Mountain gorillas are from kingdom ‘Animalia’– Phylum ‘Chordata’ – Class ‘Mammalia’. Order ‘Primates’. Family ‘Hominidae’. Genus ‘Gorilla’. The scientific name of mountain gorilla is ‘Gorilla Berengei Berengei’. According to UNESCO world heritage center, these creatures are classified as endangered species. They are located in Africa and specifically Central and Eastern Africa.

Facts about mountain gorillas.

The main food for mountain gorillas includes; leaves, seeds and herbs. They live and inhabit the tropical rainforests and forested mountainous areas. Their commonly known predators are the leopards because of their swiftness and ability to climb trees at great speeds. However, for generations now, the greatest predator of mountain gorillas is the human being. Human beings have been devastating the livelihoods of mountain gorillas by encroaching and also poaching them.

As far as their feeding is concerned, mountain gorillas are omnivorous animals. As a similarity to humans, mountain gorillas are social creatures. They are classified as mammals. For hundreds of years, these mountain gorillas have been living in isolated mountainous and forested regions, known as the Virunga ranges in East Africa.

Genetics and physical characteristics.

Mountain Gorillas have various skin colors, including brown, black and gray. These creatures are not listed among the fastest land mammals and can cover an average of about 25 meters per hour. Their life span can extend to an average of 35 to 50 years. Since they are humongous creatures, each gorilla weighs about 204 to 227 kilograms.

Mountain gorillas scientifically have a 98.4% DNA similarity with humans. This similarity falls short of that of the chimpanzees and bonobos as compared to humans.

Family behaviors.

Mountain gorillas have a lot of similarities with humans. Just like people, these creatures also have family units. A group of mountain gorillas is known as a “troop or family.” Just like a human family has a head, the mountain gorillas also have their own leaders that are unknown as dominant silverbacks. More interesting about this fact, is that the dominant silverbacks retain authority on dictating how the troop should run day-to-day activities and also mating rights.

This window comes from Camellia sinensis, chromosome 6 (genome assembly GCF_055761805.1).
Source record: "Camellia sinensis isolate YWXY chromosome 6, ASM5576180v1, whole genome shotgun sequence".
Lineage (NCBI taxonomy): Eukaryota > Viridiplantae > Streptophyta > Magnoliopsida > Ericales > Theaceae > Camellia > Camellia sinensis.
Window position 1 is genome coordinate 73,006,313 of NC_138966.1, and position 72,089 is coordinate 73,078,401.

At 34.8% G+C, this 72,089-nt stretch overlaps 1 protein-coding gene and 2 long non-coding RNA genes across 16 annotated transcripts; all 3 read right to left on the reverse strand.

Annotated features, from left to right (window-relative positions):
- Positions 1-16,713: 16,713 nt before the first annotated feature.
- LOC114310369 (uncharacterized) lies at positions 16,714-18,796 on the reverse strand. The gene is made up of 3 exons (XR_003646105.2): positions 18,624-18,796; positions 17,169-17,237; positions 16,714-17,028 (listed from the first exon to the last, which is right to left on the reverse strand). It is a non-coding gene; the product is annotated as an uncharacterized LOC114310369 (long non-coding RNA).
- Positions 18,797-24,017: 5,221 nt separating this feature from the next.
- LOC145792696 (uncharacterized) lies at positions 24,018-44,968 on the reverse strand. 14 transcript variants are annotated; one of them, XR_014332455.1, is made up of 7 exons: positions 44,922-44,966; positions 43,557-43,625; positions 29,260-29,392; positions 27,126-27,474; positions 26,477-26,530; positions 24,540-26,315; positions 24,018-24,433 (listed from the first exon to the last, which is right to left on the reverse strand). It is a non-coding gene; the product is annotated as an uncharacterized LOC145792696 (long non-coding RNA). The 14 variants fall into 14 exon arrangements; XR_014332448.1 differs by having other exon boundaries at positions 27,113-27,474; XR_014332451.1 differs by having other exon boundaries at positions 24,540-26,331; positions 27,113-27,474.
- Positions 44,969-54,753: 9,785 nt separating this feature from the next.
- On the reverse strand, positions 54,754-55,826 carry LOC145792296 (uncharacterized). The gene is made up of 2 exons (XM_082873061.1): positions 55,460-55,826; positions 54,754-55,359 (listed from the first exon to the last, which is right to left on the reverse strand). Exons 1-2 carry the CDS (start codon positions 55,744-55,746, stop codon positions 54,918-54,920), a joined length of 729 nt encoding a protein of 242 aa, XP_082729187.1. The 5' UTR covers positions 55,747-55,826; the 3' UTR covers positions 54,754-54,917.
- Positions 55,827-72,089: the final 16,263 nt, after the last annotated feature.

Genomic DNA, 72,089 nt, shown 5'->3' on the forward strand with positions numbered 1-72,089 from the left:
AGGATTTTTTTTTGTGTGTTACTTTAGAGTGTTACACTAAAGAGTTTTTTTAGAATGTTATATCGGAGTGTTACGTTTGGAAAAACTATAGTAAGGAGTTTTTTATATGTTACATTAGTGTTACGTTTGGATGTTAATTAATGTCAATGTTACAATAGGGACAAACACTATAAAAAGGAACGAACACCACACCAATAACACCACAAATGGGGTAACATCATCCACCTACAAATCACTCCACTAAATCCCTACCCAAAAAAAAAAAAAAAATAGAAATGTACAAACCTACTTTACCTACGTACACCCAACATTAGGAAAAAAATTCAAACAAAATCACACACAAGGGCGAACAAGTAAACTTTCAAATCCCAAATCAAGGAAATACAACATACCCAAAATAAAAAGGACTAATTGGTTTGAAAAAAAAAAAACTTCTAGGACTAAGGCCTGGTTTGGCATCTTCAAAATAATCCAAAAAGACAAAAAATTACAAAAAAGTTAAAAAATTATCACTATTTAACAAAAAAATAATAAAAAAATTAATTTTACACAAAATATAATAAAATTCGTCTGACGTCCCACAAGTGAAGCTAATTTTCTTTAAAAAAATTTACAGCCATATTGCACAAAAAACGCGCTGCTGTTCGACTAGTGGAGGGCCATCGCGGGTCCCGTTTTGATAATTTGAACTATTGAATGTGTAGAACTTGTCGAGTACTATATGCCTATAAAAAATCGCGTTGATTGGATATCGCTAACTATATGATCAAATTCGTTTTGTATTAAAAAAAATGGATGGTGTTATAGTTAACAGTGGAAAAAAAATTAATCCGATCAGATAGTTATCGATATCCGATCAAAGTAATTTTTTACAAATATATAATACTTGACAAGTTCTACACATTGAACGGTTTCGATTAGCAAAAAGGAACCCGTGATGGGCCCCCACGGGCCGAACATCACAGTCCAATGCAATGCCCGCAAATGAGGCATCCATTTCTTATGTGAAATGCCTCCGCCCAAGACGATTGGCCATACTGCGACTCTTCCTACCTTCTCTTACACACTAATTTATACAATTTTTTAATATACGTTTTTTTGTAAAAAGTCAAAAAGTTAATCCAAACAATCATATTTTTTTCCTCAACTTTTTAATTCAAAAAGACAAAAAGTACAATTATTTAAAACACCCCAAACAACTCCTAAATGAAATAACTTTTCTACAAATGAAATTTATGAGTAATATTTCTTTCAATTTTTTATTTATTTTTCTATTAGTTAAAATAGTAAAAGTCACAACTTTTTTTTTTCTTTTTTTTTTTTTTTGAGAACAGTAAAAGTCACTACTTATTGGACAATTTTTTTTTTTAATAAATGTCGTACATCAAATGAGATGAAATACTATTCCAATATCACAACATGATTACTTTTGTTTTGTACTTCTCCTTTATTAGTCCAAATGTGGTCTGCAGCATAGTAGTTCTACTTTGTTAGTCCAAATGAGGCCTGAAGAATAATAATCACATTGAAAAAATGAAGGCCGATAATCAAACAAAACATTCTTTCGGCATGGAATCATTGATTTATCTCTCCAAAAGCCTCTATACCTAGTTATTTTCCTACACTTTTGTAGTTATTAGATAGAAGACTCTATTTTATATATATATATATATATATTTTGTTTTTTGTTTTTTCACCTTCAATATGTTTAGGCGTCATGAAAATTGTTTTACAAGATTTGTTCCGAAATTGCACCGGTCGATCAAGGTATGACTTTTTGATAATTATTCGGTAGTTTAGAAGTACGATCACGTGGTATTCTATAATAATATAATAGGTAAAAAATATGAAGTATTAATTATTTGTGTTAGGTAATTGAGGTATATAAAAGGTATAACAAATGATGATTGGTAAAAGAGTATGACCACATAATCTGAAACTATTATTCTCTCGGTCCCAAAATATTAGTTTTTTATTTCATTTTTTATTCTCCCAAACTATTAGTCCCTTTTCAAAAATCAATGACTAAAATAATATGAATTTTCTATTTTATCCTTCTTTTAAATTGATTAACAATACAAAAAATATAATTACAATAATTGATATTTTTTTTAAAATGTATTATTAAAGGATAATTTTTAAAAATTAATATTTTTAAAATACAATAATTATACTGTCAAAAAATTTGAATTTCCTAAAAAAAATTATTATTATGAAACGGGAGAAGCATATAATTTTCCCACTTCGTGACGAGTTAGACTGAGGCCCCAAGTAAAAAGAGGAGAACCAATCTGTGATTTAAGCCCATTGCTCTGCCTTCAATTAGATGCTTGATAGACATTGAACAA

One would assume that these creatures do not regard the issue of inbreeding. Female mountain gorillas in a specific family keep on alternating and migrating from one family to another in order to have children from other families so as to avoid inbreeding.

Location of mountain gorillas.

Mountain gorillas are located in Central and Eastern Africa. These live in Virunga National Park of the Democratic Republic of Congo, Volcanoes National Park of Rwanda, Bwindi Impenetrable National Park and Mgahinga Gorilla National Park in south western part of Uganda. These areas are mountainous, forested with a mixture of some bamboo plantations on which this species feed.

Population of mountain gorillas.

Mountain gorillas once lived in hundreds of thousands in population, but with the rapid expansion of human activity such as settlement and natural resource exploitation, the majority of these creatures ended up being killed, maimed, and consequently losing their habitats. In the recent century therefore, their population has greatly diminished.

They are estimated to be about 1,000 mountain gorillas living in the Virunga region. About half of that population is located in Uganda’s Bwindi Impenetrable National Park and Mgahinga National Park, whereas the remaining population is figured to be inhabiting the Democratic Republic of Congo and Rwanda’s Volcanoes National Park. Because of this background, the International Union for Conservation of Nature has listed them as endangered species.

Conservation status of mountain gorillas.

Conservation and protection activities are expedited by the respective governments in which these creatures are located in form of issuing stringent laws to curb negative human activities such as poaching and encroachment on the forests in which mountain gorillas live.

Research has also increased in order to find better conservation practices and protection measures. It’s also a way of ensuring proper livelihoods of these primates.


Presence of these creatures has led to emergence of activities, including mountain gorilla trekking and gorilla habituation experiences. Habituation exercise, however takes an extensive time before these creatures are classified as human-friendly. Uganda’s Bwindi Impenetrable National Park has over 20 habituated gorilla families, whereas Mgahinga National Park has one habituated mountain gorilla family.

Virunga National Park in D.R Congo has 10 habituated mountain gorilla families. Rwanda’s Volcanoes National Park also has 12 habituated gorilla families that are granted access to tourists every day.